congress will oppose reauthorization -- reauthorizing the violence against women act." enough is enough. the republican war on women must stop now. will you chip in three dollars by midnight tonight to hold republicans accountable for their war on women?" end of quote of that democrat missile. the majority had a decision between raising money for campaigns or trying to get violence against women act reauthorization bill that would actually help these victims. my fellow senators, there is no war on women except the political one. it's a figment of imagination of democratic strategists who don't want to remember health care reform, unemployment or high gas prices. instead of talking about those
issues, particularly high gas prices, they would rather make up a war against women. all evidence points to the other side sure being more interested in raising money. the media has also reported that the bill is coming up now because of the democrats' desire to gin up a republican so-called war on women were derailed last week, i suppose by other issues. it should be clear at the outset that republicans are not blocking, have not blocked and never threatened to block the senate's consideration of this bill. the judiciary committee only reported the bill to the senate two months ago. it was march before the committee filed the usual committee report to the entire senate. democrats immediately came to the floor and urged the bill to come up right now.
it was up to the majority leader to decide when the bill should be debated. he finally decided, not right after the bill was reported out of committee or not right after the committee report was filed but to do it now. why not back then? as long as there is a fair process for offering amendments, including our alternative bill and pointing out the flaws in the majority's bill, this should be a relatively short process. and as the previous speaker said, i hope we can get it done this very day. several other important points i want to establish. first, i hope a consensus version of women -- or violence against women will be reauthorized. if a consensus bill doesn't pass, no rights of women or anyone else will be affected if the bill does not pass because contrary to the statements made, there would be no cutbacks of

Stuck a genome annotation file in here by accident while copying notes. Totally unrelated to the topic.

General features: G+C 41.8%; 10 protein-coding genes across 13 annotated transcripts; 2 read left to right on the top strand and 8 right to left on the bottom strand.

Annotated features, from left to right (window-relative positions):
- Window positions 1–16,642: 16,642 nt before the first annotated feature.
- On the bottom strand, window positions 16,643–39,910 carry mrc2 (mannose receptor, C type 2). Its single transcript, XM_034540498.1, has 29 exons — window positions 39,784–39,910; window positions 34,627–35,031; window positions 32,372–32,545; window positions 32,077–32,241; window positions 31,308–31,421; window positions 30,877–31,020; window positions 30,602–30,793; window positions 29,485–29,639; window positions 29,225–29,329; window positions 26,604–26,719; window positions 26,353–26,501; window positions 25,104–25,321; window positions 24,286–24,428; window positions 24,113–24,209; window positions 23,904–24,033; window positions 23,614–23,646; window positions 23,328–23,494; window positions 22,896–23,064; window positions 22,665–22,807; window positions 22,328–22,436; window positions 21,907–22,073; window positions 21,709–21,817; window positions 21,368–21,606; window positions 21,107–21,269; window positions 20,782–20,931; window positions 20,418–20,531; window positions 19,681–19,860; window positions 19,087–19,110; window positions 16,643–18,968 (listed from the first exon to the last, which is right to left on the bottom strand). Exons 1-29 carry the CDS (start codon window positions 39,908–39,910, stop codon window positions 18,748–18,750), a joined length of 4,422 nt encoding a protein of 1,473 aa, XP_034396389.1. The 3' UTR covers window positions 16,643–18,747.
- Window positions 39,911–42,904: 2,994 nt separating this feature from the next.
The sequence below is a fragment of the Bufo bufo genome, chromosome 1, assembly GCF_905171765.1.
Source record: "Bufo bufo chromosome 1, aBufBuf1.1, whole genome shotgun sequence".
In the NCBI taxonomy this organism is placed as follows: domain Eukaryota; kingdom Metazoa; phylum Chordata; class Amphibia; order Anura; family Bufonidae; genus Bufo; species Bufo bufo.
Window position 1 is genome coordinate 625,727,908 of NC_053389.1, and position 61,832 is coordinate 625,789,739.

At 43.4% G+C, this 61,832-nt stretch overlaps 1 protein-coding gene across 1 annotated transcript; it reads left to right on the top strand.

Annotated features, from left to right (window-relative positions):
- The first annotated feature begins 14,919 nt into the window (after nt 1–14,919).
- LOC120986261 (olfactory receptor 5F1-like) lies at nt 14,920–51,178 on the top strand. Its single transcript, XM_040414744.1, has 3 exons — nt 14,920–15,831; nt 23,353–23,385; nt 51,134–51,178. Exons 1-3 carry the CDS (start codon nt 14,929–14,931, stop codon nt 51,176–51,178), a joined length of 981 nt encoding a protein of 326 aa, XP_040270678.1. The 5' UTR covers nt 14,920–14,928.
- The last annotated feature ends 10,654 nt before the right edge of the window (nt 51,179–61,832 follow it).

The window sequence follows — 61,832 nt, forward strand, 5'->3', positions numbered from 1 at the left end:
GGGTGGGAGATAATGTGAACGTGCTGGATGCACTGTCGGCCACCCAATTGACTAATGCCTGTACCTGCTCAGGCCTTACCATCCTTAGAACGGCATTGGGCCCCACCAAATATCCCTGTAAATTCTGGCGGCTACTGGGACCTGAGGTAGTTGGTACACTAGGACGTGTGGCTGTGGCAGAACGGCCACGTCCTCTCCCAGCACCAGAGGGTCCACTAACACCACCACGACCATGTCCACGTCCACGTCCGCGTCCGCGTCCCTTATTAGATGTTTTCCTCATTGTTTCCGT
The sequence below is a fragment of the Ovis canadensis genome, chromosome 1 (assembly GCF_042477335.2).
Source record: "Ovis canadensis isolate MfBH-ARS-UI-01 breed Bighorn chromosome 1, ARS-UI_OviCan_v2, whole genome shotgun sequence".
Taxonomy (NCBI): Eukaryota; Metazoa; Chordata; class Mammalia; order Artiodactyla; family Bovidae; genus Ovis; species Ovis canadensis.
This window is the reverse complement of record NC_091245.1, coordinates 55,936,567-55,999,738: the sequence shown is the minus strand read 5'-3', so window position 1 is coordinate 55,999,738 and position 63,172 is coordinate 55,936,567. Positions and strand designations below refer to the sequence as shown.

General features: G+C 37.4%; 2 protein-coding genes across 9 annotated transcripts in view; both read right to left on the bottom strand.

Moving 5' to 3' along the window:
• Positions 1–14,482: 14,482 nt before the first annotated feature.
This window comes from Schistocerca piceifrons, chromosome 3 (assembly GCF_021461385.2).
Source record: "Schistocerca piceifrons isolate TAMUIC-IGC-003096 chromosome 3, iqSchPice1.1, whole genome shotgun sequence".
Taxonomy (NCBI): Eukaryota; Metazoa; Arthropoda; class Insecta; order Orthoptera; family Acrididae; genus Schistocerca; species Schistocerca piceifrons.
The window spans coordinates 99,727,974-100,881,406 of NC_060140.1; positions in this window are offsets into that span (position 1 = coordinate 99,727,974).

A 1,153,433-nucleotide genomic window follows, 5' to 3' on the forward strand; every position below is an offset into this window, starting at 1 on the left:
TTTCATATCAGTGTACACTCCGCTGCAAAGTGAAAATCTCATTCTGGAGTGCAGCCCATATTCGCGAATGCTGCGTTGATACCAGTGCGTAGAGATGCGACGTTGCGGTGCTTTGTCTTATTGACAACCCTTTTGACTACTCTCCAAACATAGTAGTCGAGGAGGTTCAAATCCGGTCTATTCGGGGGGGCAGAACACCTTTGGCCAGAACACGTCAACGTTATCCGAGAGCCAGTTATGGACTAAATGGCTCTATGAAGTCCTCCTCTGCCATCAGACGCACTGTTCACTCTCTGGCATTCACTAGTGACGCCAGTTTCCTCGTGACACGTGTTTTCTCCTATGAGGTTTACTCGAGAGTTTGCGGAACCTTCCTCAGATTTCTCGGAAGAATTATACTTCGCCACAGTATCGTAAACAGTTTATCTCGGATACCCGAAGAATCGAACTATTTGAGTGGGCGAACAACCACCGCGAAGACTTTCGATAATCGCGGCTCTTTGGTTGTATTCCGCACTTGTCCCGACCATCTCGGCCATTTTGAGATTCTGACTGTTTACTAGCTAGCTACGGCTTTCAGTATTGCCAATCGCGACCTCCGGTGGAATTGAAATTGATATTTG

services. violence against women act, the bill before us, is an authorization bill only, not an appropriation bill. this bill does not allow the expenditure of one dime of money because that results through the appropriation process. appropriators can and will fund violence against women act programs, regardless of whether this bill is reauthorized. this is exactly what happened over the past year. we think that new issues have arisen since the last violence against women reauthorization. these issues should be addressed in a consensus reauthorization. that can happen. we should give guidance to the appropriators. that's what authorization committees like in this case the judiciary committee is all